Cambridge Cemetery Heritage Sign Dedication

Jacob Blasdel served in the American Revolution and his only pay was a land warrant in the northwest territory of the Ohio River. So Jacob left his New Hampshire home and migrated to Columbia, Ohio but stayed just a short while before coming on to now Dearborn County, Indiana.

Jacob Blasdel married Ruth Morse in 1778 in NH. Nine children were born to this family. The oldest, Enoch (1779-1847) married Susanna Ferris in 1804 (1782-1821) and had 8 children. After Susannaís death, Enoch married Elenor Majes in 1826 (1773-1858). Jacob Blasdel (1782-1841) married Elizabeth Weaver in 1812 (1791-1883) and they had 8 children. Nabby Blasdel (1784-1864) married Thomas Townsend (1780-1855). Polly Blasdel (1784-1800) died while the family was in Columbia, Ohio. Ruth Blasdel (1787-1839) married in 1808 to Elisha Scoggin Jr. (1789-1821) and they had 7 children. She then married Bailey Guard (1788-1869). Jonathan Blasdel married Nancy Cooper (1794-1869) in 1815 and they had 11 children. Sarah Blasdel, better known as Sally was married twice. Her first husband was Ezekiel G. Harper (1785-aft 1850) and had 3 children and she married Leonard Chase (1793-1841) in 1834 and had two children. Leonard was married to Mary Lee Ferris and had 9 children. Sally finished raising his children and many married into the Blasdel family. Elijah Blasdel (1796-1863) was the youngest son. He married Clarissa Waring (1794-1857) and had 10 children. The youngest daughter was named Betsey Blasdel (1799-1875) and she was married twice. The first was Aaron Burroughs (who died in 1828 and had 5 children and she also married William Leeper. Most of these are buried at Cambridge Cemetery.

Jacob and his wife, Ruth and eight children came and settled near Tannerís Creek. He settled in now Miller Township about 1804. An entry for Section 28 was shown as Jacob Blasdel and Archibald Stark but the patent from the government was only for Jacob Blasdel

By 1817, Jacob had founded a small town and called it Cambridge. It had a church, a store, a hotel, blacksmith shop, a school, a gristmill and sawmill that operated on water power and a school of higher learning that was the first to be incorporated in Indiana.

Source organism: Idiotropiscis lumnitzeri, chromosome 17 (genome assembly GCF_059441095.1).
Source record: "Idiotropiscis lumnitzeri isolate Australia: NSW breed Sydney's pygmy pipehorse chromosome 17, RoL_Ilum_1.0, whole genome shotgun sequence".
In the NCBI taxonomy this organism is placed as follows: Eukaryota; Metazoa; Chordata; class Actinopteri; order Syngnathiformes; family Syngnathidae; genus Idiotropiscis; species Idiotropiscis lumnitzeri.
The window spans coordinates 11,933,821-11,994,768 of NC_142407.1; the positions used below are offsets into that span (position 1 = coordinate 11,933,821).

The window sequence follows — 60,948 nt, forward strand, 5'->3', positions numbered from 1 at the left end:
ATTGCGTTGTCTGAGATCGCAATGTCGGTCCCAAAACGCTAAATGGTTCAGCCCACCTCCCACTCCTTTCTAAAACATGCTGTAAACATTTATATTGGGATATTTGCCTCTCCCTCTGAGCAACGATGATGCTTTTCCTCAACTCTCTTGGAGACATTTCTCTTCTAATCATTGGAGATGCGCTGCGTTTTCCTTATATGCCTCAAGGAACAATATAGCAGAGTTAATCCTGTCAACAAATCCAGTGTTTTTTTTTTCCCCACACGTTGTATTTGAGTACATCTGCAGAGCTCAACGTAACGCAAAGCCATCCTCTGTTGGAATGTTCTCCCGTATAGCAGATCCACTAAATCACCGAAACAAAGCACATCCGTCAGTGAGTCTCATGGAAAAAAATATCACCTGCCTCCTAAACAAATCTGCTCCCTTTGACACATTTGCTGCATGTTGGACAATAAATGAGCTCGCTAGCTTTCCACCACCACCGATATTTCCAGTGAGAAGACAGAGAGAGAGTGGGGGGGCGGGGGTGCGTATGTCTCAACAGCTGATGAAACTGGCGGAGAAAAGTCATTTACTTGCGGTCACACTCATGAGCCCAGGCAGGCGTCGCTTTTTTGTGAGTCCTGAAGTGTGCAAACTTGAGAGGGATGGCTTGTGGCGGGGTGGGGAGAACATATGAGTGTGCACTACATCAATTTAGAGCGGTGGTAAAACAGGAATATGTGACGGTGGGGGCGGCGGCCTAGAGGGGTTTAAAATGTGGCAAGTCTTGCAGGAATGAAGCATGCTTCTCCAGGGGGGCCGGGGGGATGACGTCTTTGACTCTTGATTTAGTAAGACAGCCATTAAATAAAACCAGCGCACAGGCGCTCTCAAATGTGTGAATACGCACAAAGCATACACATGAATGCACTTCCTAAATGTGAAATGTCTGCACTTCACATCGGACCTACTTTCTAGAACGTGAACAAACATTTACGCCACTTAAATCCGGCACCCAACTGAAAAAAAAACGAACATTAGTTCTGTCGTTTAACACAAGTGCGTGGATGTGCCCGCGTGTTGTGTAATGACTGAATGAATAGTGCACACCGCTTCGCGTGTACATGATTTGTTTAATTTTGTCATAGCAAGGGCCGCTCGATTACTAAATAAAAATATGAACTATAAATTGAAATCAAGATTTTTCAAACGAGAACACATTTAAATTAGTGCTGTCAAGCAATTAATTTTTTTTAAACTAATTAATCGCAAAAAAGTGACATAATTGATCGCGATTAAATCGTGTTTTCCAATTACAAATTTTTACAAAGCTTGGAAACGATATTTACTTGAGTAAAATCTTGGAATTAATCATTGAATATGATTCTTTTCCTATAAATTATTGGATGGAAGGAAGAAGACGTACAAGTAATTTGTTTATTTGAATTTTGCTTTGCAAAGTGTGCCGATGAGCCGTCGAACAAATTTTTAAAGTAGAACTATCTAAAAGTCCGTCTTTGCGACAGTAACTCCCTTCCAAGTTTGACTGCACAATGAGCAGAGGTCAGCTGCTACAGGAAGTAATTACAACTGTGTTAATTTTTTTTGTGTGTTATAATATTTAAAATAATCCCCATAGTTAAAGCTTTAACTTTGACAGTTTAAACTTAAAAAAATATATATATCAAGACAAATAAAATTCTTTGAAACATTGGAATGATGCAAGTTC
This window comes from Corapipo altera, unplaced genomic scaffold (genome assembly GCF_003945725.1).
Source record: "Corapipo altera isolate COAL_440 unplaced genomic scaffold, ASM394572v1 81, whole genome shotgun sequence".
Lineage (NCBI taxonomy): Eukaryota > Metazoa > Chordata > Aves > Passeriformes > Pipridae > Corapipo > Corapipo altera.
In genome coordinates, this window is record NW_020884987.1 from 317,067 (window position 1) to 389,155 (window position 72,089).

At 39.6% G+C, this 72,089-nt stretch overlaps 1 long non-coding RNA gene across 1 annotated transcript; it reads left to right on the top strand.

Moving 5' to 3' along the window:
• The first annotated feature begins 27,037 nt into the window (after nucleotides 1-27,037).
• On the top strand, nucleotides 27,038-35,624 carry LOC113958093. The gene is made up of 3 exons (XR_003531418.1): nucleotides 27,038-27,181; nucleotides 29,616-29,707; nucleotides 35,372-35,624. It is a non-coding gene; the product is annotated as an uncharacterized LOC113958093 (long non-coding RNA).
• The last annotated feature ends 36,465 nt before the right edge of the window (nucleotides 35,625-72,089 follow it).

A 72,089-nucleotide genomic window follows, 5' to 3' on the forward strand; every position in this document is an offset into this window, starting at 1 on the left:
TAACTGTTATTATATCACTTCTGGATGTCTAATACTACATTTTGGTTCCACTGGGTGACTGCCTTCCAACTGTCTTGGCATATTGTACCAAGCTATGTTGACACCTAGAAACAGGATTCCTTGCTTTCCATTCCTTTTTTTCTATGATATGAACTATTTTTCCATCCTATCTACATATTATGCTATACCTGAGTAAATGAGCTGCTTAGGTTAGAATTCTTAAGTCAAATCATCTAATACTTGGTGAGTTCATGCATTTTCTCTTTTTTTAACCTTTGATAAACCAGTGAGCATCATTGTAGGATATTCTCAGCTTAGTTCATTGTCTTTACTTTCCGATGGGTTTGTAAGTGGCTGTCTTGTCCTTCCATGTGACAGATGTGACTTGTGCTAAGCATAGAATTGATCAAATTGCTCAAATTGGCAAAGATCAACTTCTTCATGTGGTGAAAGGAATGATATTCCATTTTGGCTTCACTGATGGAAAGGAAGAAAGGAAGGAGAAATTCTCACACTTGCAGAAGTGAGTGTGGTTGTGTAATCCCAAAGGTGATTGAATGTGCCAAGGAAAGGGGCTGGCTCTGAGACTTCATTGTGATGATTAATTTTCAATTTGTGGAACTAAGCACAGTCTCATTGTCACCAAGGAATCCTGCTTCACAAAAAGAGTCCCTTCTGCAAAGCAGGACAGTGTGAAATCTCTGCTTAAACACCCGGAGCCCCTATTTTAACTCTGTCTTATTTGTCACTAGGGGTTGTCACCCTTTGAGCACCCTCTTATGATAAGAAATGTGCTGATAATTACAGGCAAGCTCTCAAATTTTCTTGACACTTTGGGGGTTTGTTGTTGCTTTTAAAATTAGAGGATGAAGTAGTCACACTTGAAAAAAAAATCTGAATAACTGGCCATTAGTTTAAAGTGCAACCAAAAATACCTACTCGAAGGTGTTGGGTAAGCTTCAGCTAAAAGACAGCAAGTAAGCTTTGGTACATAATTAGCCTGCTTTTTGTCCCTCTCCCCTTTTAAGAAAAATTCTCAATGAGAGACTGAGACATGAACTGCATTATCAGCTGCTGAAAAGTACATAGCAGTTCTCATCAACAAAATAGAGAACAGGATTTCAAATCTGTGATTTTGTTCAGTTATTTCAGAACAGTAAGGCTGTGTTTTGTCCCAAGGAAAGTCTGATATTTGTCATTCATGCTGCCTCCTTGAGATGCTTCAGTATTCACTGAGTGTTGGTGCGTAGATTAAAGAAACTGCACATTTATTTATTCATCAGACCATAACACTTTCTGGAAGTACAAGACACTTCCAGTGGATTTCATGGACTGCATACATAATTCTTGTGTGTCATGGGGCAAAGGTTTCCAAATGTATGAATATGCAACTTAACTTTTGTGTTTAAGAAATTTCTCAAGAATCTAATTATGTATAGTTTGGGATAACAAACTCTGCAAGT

Cambridge Cemetery was founded when Jacob Blasdelís daughter-in-law, Susanna (Ferris) Blasdel died in July of 1821. She wanted to be buried near an old tree, that ran near the mill race. He granted her last request and plotted a family cemetery. Soon this cemetery was opened to the public.

In this small cemetery, we have Jacob Blasdel who was a Revolutionary War Veteran, from NH. Samuel Houston was also a veteran. Enoch Blasdel was in the War of 1812. Jonathan Blasdel, called Captain was a Ranger. Under his direction, a blockhouse was built. John F Blasdel and John Goodwin both served in the Civil War. James McMullen was an old Army Scout who served under General Custer.

These old cemeteries are a part of our heritage and steps need to be taken to prevent people from destroying these small cemeteries.

To obtain a cemetery heritage sign for a cemetery, it must first be listed in the DHPA Cemetery and Burial Grounds Registry, which was established by Indiana Code 14-21-1-13.5. The cemetery must be at least fifty years old. A two page application must be completed. A check or money order for $125. Plus tax and shipping and handling must be accompanied with the application. This cemetery became known as Pella or Pelley Cemetery in 1866 when Judge Hohlman reestablished a post office here.

(This information was used for the program we had for the first Cemetery Heritage Sign in Dearborn County